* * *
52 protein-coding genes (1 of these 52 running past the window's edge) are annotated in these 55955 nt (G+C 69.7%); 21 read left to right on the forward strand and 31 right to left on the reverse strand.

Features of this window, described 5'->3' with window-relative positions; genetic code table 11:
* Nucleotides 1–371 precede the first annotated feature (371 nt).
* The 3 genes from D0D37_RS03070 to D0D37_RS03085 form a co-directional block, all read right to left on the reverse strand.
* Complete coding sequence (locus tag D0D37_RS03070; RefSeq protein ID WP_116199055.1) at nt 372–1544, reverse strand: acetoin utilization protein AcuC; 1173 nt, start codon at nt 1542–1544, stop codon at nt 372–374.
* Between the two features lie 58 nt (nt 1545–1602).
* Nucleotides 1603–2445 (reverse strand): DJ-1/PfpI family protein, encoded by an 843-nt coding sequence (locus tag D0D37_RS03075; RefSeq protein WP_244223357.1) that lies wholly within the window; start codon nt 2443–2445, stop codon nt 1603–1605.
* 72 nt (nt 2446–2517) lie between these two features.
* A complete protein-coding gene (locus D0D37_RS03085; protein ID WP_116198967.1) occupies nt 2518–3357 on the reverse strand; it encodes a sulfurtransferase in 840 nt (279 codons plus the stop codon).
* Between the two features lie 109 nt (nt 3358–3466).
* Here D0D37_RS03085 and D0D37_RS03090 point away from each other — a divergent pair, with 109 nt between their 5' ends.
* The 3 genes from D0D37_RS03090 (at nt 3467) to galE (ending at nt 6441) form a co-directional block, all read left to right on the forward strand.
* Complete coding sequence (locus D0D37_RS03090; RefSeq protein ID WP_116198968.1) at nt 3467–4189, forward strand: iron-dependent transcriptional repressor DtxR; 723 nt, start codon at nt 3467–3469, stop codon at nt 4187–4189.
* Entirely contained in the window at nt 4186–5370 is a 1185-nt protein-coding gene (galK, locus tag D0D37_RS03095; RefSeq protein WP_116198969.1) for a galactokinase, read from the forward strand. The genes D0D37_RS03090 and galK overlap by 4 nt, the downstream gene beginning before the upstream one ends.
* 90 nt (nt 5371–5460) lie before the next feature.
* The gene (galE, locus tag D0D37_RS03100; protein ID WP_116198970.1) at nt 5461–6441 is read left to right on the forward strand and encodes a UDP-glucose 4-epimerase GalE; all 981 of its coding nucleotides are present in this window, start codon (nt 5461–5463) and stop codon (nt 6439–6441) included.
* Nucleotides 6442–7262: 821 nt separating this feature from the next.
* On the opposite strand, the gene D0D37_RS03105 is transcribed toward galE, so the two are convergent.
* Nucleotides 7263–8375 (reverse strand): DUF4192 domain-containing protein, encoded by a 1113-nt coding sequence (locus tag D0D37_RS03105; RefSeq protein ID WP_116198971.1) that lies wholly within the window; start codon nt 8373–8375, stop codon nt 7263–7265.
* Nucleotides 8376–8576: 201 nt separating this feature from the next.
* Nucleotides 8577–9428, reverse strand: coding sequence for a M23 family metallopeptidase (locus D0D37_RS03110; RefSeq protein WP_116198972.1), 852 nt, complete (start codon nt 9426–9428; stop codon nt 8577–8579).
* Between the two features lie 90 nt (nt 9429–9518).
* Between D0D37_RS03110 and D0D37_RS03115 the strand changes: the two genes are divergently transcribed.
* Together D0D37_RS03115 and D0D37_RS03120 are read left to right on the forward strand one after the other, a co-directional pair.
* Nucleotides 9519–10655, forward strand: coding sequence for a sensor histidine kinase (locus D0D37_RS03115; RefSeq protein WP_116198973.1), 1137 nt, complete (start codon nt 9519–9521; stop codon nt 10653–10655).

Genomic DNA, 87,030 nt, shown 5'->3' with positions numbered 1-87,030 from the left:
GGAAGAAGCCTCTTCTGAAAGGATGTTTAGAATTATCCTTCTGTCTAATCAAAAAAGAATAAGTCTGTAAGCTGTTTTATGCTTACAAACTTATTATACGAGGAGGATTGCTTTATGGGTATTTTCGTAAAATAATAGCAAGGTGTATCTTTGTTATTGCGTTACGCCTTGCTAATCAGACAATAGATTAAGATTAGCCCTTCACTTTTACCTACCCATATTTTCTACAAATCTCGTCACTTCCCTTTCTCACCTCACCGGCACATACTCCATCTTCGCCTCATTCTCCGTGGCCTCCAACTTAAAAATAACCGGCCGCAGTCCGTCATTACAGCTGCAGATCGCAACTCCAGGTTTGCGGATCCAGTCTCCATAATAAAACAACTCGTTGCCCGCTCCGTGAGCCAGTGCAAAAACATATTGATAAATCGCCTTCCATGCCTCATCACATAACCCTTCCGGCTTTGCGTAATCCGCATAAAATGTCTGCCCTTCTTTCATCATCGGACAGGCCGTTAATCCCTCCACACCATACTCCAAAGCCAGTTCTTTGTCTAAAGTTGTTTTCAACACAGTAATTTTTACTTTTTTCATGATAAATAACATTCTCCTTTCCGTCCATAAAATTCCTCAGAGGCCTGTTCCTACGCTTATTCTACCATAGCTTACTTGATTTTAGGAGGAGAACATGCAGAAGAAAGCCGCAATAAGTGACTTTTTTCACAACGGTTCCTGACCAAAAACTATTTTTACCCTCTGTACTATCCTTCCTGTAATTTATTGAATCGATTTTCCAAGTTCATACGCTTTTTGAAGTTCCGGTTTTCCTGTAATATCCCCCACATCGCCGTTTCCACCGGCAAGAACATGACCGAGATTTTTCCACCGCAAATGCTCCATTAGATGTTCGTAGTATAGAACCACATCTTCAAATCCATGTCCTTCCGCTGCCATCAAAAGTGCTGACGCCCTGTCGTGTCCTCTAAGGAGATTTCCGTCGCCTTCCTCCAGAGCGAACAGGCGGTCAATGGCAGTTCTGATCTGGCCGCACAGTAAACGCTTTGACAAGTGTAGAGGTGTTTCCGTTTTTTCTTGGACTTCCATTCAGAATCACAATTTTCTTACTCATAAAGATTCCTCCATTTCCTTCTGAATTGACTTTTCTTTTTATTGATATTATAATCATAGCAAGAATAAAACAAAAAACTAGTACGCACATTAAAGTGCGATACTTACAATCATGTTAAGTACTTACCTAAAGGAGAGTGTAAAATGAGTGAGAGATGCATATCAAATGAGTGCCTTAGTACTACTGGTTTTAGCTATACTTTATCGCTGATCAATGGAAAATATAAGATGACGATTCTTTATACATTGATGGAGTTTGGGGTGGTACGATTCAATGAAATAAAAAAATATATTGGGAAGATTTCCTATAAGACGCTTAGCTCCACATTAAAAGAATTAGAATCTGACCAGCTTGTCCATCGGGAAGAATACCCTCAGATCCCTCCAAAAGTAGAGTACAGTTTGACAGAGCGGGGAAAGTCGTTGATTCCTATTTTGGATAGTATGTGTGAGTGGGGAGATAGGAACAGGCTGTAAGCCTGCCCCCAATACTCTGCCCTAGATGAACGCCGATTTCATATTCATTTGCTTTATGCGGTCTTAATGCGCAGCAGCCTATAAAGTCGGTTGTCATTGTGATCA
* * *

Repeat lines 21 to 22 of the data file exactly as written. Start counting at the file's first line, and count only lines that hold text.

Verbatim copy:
* Nucleotides 8577–9428, reverse strand: coding sequence for a M23 family metallopeptidase (locus D0D37_RS03110; RefSeq protein WP_116198972.1), 852 nt, complete (start codon nt 9426–9428; stop codon nt 8577–8579).
* Between the two features lie 90 nt (nt 9429–9518).